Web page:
Meet Ely Rygier, the next USC alum we’re profiling this election! Ely, a past USC VP Finance 2010-11, is a Toronto-born, San Francisco-based business strategist, Google employee and ex-comedian. As Head of Cross-Media Planning, Reporting and Insights Tools at Google, he leads a team of global product strategists in the creation of tools that help marketers find the right audiences and drive their business more effectively. Prior to Google, Ely worked as both a consultant at the Boston Consulting Group and as an improv and sketch comedian.
In his spare time, Ely is an avid runner, film-lover, and die-hard Toronto Raptors Fan.
Why type of skills/knowledge did you gain from your role with the USC that has helped in your career journey?
The USC was truly an incredible training ground for me (and for anyone who hopes to be a leader of a large organization in their career). The USC is particularly helpful in training two skills:
Budgeting and Strategic Planning:
As the VP Finance, I had the chance to co-lead the annual budgeting process for a multi-million dollar organization. The budgeting process (for programming, operations, and capital improvements) is really a way of saying ‘What do we plan to do next year? What do we plan to do three years from now?’. The process of developing that budget and then selling it into council are skills I use to this day. Now I do it for projects that generate hundreds of millions of dollars, with partners all around the world, but the process and the concepts are basically the same.
Being a member of an executive team:
This is the one almost every executive will tell you. Being part of a team is a skill that only ever becomes more important in your life. While being part of a sports team, or a soph team, has both impact and stakes, nothing is quite as similar to being a member of a professional team or a board of directors like being on the USC. You’re dealing with people who you have personal and professional relationships with, who have their own visions and ambitions, and who represent the interests of entirely different stakeholders to you. I was so lucky because I had the chance to be an executive with some of my best friends (friends to this day), but everyone on the USC has had a moment where a meeting or decision went entirely different than you had expected, and where you’ve needed to adjust your expectations or strategy. That only becomes more and more true as you advance in your career.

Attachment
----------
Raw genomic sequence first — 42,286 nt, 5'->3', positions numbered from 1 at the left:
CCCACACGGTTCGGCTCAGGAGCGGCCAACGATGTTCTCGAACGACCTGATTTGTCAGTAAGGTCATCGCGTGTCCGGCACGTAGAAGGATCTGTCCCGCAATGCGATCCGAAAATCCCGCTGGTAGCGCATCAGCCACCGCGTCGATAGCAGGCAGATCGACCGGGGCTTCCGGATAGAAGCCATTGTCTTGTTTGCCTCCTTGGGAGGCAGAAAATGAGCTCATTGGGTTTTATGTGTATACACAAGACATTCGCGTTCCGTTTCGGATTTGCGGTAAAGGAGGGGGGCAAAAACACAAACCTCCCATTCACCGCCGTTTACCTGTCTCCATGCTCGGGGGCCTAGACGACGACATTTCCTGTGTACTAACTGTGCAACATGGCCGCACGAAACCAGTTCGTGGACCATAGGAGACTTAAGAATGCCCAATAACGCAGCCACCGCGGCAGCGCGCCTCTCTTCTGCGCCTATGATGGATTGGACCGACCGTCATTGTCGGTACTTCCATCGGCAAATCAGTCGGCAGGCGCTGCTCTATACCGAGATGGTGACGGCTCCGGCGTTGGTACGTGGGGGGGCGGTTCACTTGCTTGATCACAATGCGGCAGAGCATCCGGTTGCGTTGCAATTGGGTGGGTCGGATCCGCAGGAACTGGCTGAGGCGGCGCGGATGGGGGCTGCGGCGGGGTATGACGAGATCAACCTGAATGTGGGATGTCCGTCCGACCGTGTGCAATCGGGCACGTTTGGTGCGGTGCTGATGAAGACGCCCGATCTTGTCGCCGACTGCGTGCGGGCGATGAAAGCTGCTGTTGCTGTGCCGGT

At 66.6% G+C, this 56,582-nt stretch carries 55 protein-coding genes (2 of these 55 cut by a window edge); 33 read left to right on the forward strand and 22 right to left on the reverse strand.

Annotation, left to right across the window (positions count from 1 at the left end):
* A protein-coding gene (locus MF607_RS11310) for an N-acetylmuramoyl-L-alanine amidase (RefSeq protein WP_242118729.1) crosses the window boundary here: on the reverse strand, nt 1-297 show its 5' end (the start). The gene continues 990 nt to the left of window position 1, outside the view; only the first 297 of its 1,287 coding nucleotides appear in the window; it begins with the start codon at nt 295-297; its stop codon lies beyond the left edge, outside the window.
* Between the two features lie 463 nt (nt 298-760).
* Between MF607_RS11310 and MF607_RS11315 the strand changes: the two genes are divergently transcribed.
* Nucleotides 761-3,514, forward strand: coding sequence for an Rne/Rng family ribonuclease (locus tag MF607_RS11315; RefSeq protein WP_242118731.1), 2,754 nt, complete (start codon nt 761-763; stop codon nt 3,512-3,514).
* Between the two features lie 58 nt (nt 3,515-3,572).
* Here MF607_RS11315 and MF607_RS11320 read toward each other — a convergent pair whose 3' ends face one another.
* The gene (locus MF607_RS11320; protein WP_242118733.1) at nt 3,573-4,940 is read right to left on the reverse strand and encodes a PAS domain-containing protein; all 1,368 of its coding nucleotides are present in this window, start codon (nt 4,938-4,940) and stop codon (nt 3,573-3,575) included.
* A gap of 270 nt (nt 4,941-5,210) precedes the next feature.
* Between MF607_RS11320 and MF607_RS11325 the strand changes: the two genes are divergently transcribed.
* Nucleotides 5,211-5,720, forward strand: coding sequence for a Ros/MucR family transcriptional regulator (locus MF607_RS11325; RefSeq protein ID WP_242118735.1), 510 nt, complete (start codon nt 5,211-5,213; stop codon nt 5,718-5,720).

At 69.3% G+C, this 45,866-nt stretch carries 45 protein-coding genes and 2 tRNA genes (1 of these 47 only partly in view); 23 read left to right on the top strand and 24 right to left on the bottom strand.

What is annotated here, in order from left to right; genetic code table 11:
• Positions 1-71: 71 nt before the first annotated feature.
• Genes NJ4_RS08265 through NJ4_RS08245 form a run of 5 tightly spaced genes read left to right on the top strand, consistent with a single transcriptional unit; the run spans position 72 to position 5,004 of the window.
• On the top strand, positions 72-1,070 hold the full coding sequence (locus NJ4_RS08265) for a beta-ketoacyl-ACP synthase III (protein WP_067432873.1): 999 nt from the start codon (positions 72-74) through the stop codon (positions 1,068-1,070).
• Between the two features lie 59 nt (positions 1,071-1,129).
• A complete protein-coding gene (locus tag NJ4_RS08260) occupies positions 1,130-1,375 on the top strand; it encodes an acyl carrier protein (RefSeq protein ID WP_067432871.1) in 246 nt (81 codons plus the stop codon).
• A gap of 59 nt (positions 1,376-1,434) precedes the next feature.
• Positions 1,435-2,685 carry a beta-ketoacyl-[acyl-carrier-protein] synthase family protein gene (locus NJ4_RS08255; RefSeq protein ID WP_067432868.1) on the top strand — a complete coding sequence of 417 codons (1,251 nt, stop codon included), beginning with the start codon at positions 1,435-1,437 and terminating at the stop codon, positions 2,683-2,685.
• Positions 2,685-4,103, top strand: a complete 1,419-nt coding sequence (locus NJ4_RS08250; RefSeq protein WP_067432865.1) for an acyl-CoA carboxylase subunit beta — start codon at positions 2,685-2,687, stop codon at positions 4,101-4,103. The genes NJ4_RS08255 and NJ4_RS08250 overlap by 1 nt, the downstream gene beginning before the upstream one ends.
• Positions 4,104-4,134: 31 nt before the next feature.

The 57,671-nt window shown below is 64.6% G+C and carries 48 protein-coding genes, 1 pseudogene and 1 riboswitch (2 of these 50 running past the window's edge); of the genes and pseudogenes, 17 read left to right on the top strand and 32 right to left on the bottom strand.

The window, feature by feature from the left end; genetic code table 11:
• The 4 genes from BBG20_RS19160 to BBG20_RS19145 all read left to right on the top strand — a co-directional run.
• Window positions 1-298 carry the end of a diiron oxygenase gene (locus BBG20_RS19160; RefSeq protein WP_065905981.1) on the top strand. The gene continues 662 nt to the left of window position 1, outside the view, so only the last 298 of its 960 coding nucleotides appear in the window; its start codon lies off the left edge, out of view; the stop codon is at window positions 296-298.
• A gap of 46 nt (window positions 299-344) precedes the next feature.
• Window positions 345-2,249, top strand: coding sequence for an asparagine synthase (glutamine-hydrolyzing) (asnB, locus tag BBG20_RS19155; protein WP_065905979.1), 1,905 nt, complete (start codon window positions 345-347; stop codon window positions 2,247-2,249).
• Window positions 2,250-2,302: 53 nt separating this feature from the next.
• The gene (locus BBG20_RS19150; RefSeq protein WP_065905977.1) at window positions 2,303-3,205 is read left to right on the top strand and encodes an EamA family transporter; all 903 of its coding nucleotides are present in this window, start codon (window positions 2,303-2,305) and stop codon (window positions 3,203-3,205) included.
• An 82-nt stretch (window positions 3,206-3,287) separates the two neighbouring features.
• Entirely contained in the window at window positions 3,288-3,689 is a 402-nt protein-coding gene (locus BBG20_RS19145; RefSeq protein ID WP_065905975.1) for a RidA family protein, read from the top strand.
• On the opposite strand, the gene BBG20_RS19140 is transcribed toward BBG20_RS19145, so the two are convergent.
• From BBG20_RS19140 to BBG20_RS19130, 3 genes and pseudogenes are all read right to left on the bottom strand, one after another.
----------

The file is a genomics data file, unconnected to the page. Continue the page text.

Was that anything unique that you took away from your USC position that you haven’t gained from other jobs?
An appreciation for the weight and responsibility of being a politician; accountable to the people you represent. Following the USC, my work has primarily focused on helping to set business strategy for large companies. The work is impactful, affects people, and is interesting, but is only ever for the benefit and oversight of Google, my clients, or other stakeholders.
At the USC, I felt deeply accountable to the students and my fellow executives and council members. I remember agonizing over whether a decision was the right one or not. I remember waking up to an article on the front page of the Gazette (by an editor who now writes for the New York Times) questioning a good idea and strategy that I had horribly communicated. The level of visibility and accountability you have to the tens of thousands of undergrads at Western is something very few people will ever experience or experience again in their lives. To me, there has not been anything like it.
What advice would you give to a student who is on the fence about running in the USC election
First: Get a sense of the electorate and determine whether you have a chance of winning.
Second: Do it!
Getting involved in student council was the best decision I’ve made in my entire life. Not only is the work deeply meaningful, and the experiences you have as part of the USC almost impossible to recreate, but it sets the tone for the rest of your life. Of the 10 person team I work on at Google today, 9 were involved in Student Council in high school and college.
What’s the one thing you miss most about Western/the USC?
The buffalo chicken wrap. Ask them to do it as honey garlic wrap with an extra buffalo sauce to dip in. That’s the pro move.
But actually, I miss the people. I know that ‘missing the people’ is a cliché, but it is true. The Executive I worked with are still friends of mine to this day. Jeff Armour was even the officiant this past summer at the wedding of my close friends, the former USC and Social Science Presidents. The people you meet (students and staff) at the USC are incredible people. Once they come into your life, many of them stay friends with you forever. Some of them, you regretfully fall out of touch with (Cathy Clarke, I miss you dearly). There is, however, nothing like the unforgettable moments of having all of those people in one place at one time.